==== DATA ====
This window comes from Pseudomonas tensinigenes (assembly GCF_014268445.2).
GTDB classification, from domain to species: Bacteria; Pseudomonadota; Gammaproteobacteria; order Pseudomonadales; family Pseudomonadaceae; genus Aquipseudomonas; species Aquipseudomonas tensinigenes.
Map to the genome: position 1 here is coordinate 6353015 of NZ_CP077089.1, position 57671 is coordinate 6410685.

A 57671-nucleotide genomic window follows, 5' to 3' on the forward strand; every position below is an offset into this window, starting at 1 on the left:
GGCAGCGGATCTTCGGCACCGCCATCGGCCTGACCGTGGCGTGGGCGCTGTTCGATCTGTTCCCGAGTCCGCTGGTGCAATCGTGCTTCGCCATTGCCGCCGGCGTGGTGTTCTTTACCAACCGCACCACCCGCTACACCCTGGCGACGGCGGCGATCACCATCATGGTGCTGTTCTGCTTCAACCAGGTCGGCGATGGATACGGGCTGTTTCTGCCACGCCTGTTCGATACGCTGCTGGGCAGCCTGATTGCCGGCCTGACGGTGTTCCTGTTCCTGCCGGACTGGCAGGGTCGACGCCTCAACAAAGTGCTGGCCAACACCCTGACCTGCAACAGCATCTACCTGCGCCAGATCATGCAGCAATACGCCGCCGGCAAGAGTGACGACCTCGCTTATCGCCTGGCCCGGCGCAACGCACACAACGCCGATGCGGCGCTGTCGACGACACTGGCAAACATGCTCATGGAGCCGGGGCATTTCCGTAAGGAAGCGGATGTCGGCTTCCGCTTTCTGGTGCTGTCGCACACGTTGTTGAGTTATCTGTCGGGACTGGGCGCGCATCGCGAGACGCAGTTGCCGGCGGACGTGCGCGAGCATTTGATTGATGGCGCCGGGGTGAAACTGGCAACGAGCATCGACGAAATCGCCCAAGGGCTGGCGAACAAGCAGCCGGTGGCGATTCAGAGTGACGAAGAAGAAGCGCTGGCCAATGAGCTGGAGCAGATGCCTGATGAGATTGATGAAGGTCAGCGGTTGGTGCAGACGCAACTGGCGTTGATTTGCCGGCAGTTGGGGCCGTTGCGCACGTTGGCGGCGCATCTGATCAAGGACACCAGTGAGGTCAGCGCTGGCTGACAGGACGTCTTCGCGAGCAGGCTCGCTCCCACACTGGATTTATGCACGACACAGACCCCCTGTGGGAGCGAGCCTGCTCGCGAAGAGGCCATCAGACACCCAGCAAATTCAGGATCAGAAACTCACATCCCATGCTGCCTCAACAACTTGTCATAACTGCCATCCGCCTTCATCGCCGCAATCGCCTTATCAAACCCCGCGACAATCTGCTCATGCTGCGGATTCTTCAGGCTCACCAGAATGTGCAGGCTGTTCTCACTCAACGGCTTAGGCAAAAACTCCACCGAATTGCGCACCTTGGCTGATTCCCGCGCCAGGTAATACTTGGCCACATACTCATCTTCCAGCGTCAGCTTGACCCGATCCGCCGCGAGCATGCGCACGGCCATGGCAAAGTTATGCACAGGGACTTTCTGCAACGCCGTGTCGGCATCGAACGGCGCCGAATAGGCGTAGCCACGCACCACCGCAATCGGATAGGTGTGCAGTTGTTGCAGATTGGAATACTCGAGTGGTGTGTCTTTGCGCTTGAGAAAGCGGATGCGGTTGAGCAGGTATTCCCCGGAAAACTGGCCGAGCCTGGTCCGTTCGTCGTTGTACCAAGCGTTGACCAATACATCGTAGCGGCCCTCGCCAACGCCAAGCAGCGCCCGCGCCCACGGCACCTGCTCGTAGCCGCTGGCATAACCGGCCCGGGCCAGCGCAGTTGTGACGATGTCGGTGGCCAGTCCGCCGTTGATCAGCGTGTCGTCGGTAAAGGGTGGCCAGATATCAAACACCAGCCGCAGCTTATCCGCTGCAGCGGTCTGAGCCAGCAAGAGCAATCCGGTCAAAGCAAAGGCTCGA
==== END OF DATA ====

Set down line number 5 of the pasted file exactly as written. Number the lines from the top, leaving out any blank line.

GGCAGCGGATCTTCGGCACCGCCATCGGCCTGACCGTGGCGTGGGCGCTGTTCGATCTGTTCCCGAGTCCGCTGGTGCAATCGTGCTTCGCCATTGCCGCCGGCGTGGTGTTCTTTACCAACCGCACCACCCGCTACACCCTGGCGACGGCGGCGATCACCATCATGGTGCTGTTCTGCTTCAACCAGGTCGGCGATGGATACGGGCTGTTTCTGCCACGCCTGTTCGATACGCTGCTGGGCAGCCTGATTGCCGGCCTGACGGTGTTCCTGTTCCTGCCGGACTGGCAGGGTCGACGCCTCAACAAAGTGCTGGCCAACACCCTGACCTGCAACAGCATCTACCTGCGCCAGATCATGCAGCAATACGCCGCCGGCAAGAGTGACGACCTCGCTTATCGCCTGGCCCGGCGCAACGCACACAACGCCGATGCGGCGCTGTCGACGACACTGGCAAACATGCTCATGGAGCCGGGGCATTTCCGTAAGGAAGCGGATGTCGGCTTCCGCTTTCTGGTGCTGTCGCACACGTTGTTGAGTTATCTGTCGGGACTGGGCGCGCATCGCGAGACGCAGTTGCCGGCGGACGTGCGCGAGCATTTGATTGATGGCGCCGGGGTGAAACTGGCAACGAGCATCGACGAAATCGCCCAAGGGCTGGCGAACAAGCAGCCGGTGGCGATTCAGAGTGACGAAGAAGAAGCGCTGGCCAATGAGCTGGAGCAGATGCCTGATGAGATTGATGAAGGTCAGCGGTTGGTGCAGACGCAACTGGCGTTGATTTGCCGGCAGTTGGGGCCGTTGCGCACGTTGGCGGCGCATCTGATCAAGGACACCAGTGAGGTCAGCGCTGGCTGACAGGACGTCTTCGCGAGCAGGCTCGCTCCCACACTGGATTTATGCACGACACAGACCCCCTGTGGGAGCGAGCCTGCTCGCGAAGAGGCCATCAGACACCCAGCAAATTCAGGATCAGAAACTCACATCCCATGCTGCCTCAACAACTTGTCATAACTGCCATCCGCCTTCATCGCCGCAATCGCCTTATCAAACCCCGCGACAATCTGCTCATGCTGCGGATTCTTCAGGCTCACCAGAATGTGCAGGCTGTTCTCACTCAACGGCTTAGGCAAAAACTCCACCGAATTGCGCACCTTGGCTGATTCCCGCGCCAGGTAATACTTGGCCACATACTCATCTTCCAGCGTCAGCTTGACCCGATCCGCCGCGAGCATGCGCACGGCCATGGCAAAGTTATGCACAGGGACTTTCTGCAACGCCGTGTCGGCATCGAACGGCGCCGAATAGGCGTAGCCACGCACCACCGCAATCGGATAGGTGTGCAGTTGTTGCAGATTGGAATACTCGAGTGGTGTGTCTTTGCGCTTGAGAAAGCGGATGCGGTTGAGCAGGTATTCCCCGGAAAACTGGCCGAGCCTGGTCCGTTCGTCGTTGTACCAAGCGTTGACCAATACATCGTAGCGGCCCTCGCCAACGCCAAGCAGCGCCCGCGCCCACGGCACCTGCTCGTAGCCGCTGGCATAACCGGCCCGGGCCAGCGCAGTTGTGACGATGTCGGTGGCCAGTCCGCCGTTGATCAGCGTGTCGTCGGTAAAGGGTGGCCAGATATCAAACACCAGCCGCAGCTTATCCGCTGCAGCGGTCTGAGCCAGCAAGAGCAATCCGGTCAAAGCAAAGGCTCGA